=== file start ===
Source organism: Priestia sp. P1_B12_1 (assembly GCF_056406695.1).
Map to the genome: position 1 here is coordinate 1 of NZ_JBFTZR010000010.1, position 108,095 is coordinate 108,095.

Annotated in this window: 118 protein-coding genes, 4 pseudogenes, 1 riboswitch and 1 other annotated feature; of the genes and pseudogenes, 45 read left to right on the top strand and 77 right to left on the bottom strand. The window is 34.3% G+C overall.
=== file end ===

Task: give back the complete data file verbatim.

Source organism: Priestia sp. P1_B12_1 (assembly GCF_056406695.1).
Map to the genome: position 1 here is coordinate 1 of NZ_JBFTZR010000010.1, position 108,095 is coordinate 108,095.

Annotated in this window: 118 protein-coding genes, 4 pseudogenes, 1 riboswitch and 1 other annotated feature; of the genes and pseudogenes, 45 read left to right on the top strand and 77 right to left on the bottom strand. The window is 34.3% G+C overall.